January is a busy month as many state legislatures head back into session. Several state legislatures are looking to change the rules on gift cards. Gift cards remain an important issue in unclaimed property, as estimates say that $45 billion worth of gift cards may have gone unredeemed since 2005. State legislatures continue to eye this money as potential ways to balance state budgets.
In 2012, a New York Assemblyman introduced a bill to collect sales tax at the time gift cards were sold. As Barganier pointed out at the time, there are some fundamental problems with collecting sales tax at the beginning of the sales cycle, including the portability of gift cards - the goods that are eventually purchased using the gift card may not be subject to a New York sales tax. Now, a new bill would clarify that gift cards are exempt from sales tax. The bill has been referred to the Ways and Means Committee.
Oregon's bill, if passed, would have the greatest impact on national gift card issuers. First, the state would set the dormancy period as three years from the date of purchase or issuance of the gift card or the last transaction on the card. This would be less than the federal CARD Act of 2009's requirement that gift cards not expire for at least five years. The Consumer Financial Protection Bureau ("CFPB") has said that a state dormancy period of less than five years is preempted if the state does not require the holder to honor the value of the gift card, even if it has been remitted as unclaimed property.
Second, the Oregon bill provides for significant changes in the priority rules for the reporting of unclaimed property. The bill is similar to the New Jersey bills that changed the priority rules for gift cards, providing for a place of purchase presumption. Under federal common law, the priority rules have been established as first to the state of the owner's residence, as established by the books and records of the holder, and second, to the holder's state of incorporation. Some states have provided for a third priority rule for the place of transaction, but that is only effective if neither the first nor second priority rules provide for reporting unclaimed property.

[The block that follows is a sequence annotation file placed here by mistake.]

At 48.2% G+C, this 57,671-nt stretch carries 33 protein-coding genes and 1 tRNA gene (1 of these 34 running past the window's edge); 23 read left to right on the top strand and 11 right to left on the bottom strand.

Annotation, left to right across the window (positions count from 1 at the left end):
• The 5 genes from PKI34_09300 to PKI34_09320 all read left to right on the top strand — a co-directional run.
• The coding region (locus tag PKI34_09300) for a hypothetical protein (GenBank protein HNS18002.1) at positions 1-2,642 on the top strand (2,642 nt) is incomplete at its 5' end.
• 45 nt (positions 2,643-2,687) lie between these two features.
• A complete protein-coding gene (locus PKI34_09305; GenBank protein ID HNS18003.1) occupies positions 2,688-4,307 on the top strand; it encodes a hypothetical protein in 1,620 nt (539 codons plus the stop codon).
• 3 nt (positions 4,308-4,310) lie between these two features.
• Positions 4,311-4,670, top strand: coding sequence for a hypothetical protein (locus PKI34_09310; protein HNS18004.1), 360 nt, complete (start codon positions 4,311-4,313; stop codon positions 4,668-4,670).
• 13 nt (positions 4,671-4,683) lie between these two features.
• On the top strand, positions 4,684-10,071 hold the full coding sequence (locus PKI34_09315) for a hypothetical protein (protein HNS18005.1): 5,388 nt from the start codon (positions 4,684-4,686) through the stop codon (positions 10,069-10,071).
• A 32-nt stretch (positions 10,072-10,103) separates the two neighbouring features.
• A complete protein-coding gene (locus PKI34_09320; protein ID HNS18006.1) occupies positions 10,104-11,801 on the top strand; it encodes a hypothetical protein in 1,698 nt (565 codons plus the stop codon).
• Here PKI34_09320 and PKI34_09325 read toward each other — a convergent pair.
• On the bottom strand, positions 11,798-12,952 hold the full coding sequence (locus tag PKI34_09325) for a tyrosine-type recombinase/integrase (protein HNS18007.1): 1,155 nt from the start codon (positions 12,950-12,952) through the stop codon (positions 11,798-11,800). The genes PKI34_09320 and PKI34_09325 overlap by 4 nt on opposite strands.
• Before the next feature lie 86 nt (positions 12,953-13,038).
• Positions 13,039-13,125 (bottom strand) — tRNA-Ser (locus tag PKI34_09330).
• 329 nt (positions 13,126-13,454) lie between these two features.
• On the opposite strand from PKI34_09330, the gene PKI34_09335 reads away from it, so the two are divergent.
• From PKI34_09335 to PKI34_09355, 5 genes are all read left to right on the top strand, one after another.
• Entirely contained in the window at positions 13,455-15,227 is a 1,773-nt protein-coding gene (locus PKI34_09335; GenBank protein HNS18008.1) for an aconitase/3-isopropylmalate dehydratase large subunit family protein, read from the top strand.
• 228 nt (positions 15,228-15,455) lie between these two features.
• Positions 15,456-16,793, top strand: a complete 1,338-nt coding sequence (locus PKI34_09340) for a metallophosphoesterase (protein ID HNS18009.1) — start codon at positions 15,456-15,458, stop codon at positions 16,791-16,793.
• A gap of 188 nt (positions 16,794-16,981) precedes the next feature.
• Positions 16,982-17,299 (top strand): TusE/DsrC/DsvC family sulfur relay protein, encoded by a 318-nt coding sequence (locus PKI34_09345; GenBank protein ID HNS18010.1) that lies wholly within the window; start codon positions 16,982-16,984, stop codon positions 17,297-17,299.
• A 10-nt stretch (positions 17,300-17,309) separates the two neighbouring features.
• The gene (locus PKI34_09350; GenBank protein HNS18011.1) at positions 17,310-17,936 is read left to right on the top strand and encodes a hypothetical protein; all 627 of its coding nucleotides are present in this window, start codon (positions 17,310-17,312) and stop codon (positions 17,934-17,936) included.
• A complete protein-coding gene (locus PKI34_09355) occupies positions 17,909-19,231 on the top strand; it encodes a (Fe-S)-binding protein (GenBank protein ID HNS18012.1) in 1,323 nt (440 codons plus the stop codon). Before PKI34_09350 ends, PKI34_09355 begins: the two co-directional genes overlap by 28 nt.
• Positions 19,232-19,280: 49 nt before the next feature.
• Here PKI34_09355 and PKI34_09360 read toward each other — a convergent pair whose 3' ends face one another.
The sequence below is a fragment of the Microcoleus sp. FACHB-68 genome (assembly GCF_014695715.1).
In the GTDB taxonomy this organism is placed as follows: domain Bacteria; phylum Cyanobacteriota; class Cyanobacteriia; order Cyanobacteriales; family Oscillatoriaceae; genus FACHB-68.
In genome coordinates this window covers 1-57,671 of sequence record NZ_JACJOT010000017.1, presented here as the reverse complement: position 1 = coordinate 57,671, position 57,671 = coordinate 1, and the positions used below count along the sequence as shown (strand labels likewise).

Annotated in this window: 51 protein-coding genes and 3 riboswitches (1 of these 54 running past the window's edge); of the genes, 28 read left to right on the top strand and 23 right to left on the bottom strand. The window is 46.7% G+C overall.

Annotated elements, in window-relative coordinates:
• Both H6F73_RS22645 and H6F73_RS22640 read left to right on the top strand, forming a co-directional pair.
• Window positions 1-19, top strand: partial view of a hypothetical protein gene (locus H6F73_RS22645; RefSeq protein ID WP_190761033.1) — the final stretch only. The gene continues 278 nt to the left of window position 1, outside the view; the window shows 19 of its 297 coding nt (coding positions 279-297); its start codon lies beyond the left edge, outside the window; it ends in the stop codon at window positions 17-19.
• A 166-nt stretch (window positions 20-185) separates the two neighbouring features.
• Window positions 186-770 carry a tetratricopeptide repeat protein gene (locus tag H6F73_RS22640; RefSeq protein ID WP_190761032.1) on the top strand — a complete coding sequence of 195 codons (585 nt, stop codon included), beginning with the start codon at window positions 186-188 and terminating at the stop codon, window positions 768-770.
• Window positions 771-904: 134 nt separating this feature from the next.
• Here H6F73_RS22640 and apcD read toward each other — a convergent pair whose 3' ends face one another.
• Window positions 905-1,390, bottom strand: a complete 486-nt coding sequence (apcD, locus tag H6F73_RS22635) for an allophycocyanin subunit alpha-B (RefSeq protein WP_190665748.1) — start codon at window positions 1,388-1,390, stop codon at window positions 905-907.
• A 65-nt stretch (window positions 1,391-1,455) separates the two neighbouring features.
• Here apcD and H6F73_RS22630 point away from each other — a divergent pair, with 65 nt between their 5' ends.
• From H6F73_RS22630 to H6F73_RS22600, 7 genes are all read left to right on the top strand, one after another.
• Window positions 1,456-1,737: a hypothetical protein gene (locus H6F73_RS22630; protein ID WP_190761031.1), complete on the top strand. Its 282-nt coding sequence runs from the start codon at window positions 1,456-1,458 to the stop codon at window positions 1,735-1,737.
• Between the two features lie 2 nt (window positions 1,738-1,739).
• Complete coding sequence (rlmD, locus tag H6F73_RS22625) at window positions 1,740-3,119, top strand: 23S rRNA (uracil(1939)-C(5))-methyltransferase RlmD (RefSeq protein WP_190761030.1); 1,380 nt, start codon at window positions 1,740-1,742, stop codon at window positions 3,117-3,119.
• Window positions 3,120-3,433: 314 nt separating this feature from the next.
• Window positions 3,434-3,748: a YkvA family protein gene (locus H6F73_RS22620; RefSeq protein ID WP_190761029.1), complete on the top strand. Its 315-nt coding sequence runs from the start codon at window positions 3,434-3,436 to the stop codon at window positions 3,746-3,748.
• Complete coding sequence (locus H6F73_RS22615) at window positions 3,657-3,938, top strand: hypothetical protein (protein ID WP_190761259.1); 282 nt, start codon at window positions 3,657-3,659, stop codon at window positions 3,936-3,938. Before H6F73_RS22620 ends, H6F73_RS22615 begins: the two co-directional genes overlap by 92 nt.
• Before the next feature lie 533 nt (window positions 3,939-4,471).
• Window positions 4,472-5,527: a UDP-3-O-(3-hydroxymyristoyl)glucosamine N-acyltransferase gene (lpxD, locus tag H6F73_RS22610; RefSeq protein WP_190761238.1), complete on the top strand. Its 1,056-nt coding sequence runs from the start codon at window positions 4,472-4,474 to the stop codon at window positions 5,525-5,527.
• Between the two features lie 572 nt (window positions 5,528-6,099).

Retailers and others heavily opposed the changes in New Jersey. Eventually, a case made it to the Third Circuit Court of Appeals, where the Court affirmed a District Court's ruling that the place of purchase presumption was in conflict with the Supreme Court jurisprudence. Continued efforts have been made in both the courts and the state legislature to completely undo all changes made by the 2010 New Jersey gift card law. The last vestige of the law is a data collection requirement which would be eliminated by SB 2335, passed both houses in December 2014.
Third, the bill provides that the amendments would be apply only to gift cards sold after the effective date of the Act. In New Jersey, the 2010 law applied to all cards, regardless of when they were sold. Both the Third Circuit and the District Court ruled that the New Jersey amendments could not apply retroactively to gift cards sold before the effective date.
HB 2543 has been referred to the Consumer Protection and Government Effectiveness Committee.
House Bill 42 was introduced and referred to the Corporations committee. The bill would update Wyoming law to reflect the business and technology changes from paper based gift certificates to electronic stored value cards. It would also provide for a five year dormancy period from the date of issuance or the date of last activity, whichever is later. The five year dormancy period would conform to the CARD Act's requirements for gift card expiration dates to be no less than five years.